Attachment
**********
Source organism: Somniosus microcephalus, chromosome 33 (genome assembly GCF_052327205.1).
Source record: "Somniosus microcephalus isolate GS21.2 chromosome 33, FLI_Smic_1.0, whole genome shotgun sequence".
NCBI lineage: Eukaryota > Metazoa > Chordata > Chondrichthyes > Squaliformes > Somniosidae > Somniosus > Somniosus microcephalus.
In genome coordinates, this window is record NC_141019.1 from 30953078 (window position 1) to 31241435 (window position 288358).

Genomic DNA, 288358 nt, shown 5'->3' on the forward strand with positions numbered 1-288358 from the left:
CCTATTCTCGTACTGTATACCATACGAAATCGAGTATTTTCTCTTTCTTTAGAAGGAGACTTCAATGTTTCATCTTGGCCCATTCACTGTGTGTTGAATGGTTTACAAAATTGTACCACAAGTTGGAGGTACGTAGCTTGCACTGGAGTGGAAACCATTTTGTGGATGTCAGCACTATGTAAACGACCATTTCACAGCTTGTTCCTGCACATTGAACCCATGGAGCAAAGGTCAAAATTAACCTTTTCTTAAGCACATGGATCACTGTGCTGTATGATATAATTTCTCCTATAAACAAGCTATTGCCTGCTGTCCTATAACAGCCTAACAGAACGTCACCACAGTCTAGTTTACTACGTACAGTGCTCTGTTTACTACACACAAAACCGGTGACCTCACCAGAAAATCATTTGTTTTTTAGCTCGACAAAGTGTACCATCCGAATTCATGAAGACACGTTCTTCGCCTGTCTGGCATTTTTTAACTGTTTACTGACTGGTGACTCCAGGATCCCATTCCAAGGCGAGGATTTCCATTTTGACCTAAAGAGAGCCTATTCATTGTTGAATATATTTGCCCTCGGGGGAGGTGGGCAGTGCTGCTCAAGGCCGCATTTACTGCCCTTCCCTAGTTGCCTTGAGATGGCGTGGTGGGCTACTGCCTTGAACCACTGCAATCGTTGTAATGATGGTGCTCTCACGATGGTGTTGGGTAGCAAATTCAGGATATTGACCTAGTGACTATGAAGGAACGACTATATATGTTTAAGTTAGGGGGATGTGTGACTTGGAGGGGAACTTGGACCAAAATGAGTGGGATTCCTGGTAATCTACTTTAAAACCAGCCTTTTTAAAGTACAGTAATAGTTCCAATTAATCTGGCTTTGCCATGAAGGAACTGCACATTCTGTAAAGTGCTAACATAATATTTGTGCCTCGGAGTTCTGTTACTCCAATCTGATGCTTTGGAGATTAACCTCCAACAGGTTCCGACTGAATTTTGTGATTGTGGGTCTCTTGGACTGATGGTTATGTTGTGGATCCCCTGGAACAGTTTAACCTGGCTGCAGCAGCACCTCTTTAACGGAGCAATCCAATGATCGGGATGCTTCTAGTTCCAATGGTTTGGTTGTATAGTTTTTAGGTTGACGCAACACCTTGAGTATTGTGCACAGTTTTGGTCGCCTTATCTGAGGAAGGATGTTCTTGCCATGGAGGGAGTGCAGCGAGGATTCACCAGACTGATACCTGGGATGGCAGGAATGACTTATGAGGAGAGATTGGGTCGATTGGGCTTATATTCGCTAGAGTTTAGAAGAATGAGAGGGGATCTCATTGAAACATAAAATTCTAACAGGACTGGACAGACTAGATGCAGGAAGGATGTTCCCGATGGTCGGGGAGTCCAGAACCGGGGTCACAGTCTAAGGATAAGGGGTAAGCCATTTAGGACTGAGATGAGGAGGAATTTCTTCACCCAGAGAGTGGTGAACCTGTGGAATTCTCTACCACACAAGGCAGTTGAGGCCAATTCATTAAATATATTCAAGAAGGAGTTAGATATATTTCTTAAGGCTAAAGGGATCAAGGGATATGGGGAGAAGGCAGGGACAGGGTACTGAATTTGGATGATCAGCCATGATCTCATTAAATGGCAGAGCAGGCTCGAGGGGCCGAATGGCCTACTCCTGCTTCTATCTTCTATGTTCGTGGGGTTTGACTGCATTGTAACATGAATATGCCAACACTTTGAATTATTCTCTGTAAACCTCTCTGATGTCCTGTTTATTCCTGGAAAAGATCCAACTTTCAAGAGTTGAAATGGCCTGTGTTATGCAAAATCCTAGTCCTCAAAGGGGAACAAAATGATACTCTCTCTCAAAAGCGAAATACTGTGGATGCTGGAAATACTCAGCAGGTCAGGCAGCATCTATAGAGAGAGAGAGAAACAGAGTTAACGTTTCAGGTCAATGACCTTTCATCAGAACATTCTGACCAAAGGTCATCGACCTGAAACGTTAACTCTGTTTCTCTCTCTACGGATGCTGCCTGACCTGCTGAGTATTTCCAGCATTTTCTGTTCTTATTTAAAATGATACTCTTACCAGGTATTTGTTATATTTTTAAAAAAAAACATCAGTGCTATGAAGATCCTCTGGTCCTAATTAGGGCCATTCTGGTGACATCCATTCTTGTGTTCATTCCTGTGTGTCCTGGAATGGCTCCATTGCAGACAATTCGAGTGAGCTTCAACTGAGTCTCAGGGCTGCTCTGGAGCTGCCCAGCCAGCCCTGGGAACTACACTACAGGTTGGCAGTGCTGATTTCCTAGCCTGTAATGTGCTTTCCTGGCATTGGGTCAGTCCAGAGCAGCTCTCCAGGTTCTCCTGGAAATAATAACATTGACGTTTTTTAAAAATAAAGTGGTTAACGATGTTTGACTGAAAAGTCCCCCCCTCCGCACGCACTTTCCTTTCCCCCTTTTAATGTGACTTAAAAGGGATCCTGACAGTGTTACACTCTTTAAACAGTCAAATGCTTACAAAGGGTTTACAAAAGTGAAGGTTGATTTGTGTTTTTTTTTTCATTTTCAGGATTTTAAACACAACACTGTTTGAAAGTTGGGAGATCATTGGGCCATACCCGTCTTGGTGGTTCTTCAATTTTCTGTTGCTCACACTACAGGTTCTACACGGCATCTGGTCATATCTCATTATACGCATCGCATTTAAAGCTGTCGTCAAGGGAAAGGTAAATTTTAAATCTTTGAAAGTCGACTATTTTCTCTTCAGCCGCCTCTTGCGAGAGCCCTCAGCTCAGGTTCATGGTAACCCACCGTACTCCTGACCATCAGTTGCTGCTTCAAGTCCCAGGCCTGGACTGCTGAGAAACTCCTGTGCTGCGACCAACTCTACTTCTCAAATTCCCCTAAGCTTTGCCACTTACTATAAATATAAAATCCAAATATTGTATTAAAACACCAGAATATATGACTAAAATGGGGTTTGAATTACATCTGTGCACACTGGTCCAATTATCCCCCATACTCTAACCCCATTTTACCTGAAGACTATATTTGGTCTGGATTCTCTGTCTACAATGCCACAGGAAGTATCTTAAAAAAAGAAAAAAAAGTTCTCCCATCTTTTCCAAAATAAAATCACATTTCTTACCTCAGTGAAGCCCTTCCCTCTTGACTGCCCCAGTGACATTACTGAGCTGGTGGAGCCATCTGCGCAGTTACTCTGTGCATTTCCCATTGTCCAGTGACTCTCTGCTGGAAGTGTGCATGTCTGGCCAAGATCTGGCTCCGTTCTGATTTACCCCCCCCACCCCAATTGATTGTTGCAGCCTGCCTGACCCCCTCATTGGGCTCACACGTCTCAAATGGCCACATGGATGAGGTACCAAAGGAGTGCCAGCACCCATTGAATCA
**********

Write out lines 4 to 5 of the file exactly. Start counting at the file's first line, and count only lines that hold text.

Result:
In genome coordinates, this window is record NC_141019.1 from 30953078 (window position 1) to 31241435 (window position 288358).

Genomic DNA, 288358 nt, shown 5'->3' on the forward strand with positions numbered 1-288358 from the left: